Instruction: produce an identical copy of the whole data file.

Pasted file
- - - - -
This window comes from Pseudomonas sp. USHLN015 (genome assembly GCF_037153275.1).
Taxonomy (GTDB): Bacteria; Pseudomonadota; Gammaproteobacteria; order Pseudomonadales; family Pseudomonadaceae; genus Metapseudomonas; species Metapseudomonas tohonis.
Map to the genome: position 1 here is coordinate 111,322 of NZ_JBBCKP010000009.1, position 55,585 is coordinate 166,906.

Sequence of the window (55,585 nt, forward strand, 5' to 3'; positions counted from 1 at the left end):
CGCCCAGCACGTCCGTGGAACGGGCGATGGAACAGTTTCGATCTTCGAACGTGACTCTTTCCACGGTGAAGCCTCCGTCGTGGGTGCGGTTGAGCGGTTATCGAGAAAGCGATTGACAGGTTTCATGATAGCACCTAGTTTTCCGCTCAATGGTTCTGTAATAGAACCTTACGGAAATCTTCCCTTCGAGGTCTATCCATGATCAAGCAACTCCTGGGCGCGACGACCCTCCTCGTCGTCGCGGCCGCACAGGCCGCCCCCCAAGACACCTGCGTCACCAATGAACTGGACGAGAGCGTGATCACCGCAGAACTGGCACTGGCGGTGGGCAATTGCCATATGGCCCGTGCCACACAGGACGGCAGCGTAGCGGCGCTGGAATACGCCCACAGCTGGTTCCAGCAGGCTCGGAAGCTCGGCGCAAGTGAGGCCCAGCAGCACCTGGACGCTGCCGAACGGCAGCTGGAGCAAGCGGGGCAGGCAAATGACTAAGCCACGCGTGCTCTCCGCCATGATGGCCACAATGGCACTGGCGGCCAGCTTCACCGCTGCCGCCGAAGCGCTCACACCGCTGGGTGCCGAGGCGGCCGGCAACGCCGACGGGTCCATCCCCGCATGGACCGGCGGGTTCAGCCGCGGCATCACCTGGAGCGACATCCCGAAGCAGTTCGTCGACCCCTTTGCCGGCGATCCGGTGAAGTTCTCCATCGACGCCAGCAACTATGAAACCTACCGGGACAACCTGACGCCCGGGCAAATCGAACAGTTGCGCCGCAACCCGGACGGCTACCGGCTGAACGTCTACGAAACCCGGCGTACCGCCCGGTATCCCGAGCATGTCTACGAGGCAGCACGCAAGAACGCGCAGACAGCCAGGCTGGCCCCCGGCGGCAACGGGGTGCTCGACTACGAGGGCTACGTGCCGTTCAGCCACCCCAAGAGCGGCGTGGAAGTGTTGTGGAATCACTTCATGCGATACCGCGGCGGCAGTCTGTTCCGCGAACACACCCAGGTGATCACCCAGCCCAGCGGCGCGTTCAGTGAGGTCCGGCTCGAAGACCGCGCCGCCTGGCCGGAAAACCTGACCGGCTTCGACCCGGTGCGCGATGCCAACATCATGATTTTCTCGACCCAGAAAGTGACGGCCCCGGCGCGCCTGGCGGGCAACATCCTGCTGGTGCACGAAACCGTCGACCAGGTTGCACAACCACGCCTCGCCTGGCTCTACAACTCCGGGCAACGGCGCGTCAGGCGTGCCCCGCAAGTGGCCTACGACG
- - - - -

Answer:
This window comes from Pseudomonas sp. USHLN015 (genome assembly GCF_037153275.1).
Taxonomy (GTDB): Bacteria; Pseudomonadota; Gammaproteobacteria; order Pseudomonadales; family Pseudomonadaceae; genus Metapseudomonas; species Metapseudomonas tohonis.
Map to the genome: position 1 here is coordinate 111,322 of NZ_JBBCKP010000009.1, position 55,585 is coordinate 166,906.

Sequence of the window (55,585 nt, forward strand, 5' to 3'; positions counted from 1 at the left end):
CGCCCAGCACGTCCGTGGAACGGGCGATGGAACAGTTTCGATCTTCGAACGTGACTCTTTCCACGGTGAAGCCTCCGTCGTGGGTGCGGTTGAGCGGTTATCGAGAAAGCGATTGACAGGTTTCATGATAGCACCTAGTTTTCCGCTCAATGGTTCTGTAATAGAACCTTACGGAAATCTTCCCTTCGAGGTCTATCCATGATCAAGCAACTCCTGGGCGCGACGACCCTCCTCGTCGTCGCGGCCGCACAGGCCGCCCCCCAAGACACCTGCGTCACCAATGAACTGGACGAGAGCGTGATCACCGCAGAACTGGCACTGGCGGTGGGCAATTGCCATATGGCCCGTGCCACACAGGACGGCAGCGTAGCGGCGCTGGAATACGCCCACAGCTGGTTCCAGCAGGCTCGGAAGCTCGGCGCAAGTGAGGCCCAGCAGCACCTGGACGCTGCCGAACGGCAGCTGGAGCAAGCGGGGCAGGCAAATGACTAAGCCACGCGTGCTCTCCGCCATGATGGCCACAATGGCACTGGCGGCCAGCTTCACCGCTGCCGCCGAAGCGCTCACACCGCTGGGTGCCGAGGCGGCCGGCAACGCCGACGGGTCCATCCCCGCATGGACCGGCGGGTTCAGCCGCGGCATCACCTGGAGCGACATCCCGAAGCAGTTCGTCGACCCCTTTGCCGGCGATCCGGTGAAGTTCTCCATCGACGCCAGCAACTATGAAACCTACCGGGACAACCTGACGCCCGGGCAAATCGAACAGTTGCGCCGCAACCCGGACGGCTACCGGCTGAACGTCTACGAAACCCGGCGTACCGCCCGGTATCCCGAGCATGTCTACGAGGCAGCACGCAAGAACGCGCAGACAGCCAGGCTGGCCCCCGGCGGCAACGGGGTGCTCGACTACGAGGGCTACGTGCCGTTCAGCCACCCCAAGAGCGGCGTGGAAGTGTTGTGGAATCACTTCATGCGATACCGCGGCGGCAGTCTGTTCCGCGAACACACCCAGGTGATCACCCAGCCCAGCGGCGCGTTCAGTGAGGTCCGGCTCGAAGACCGCGCCGCCTGGCCGGAAAACCTGACCGGCTTCGACCCGGTGCGCGATGCCAACATCATGATTTTCTCGACCCAGAAAGTGACGGCCCCGGCGCGCCTGGCGGGCAACATCCTGCTGGTGCACGAAACCGTCGACCAGGTTGCACAACCACGCCTCGCCTGGCTCTACAACTCCGGGCAACGGCGCGTCAGGCGTGCCCCGCAAGTGGCCTACGACG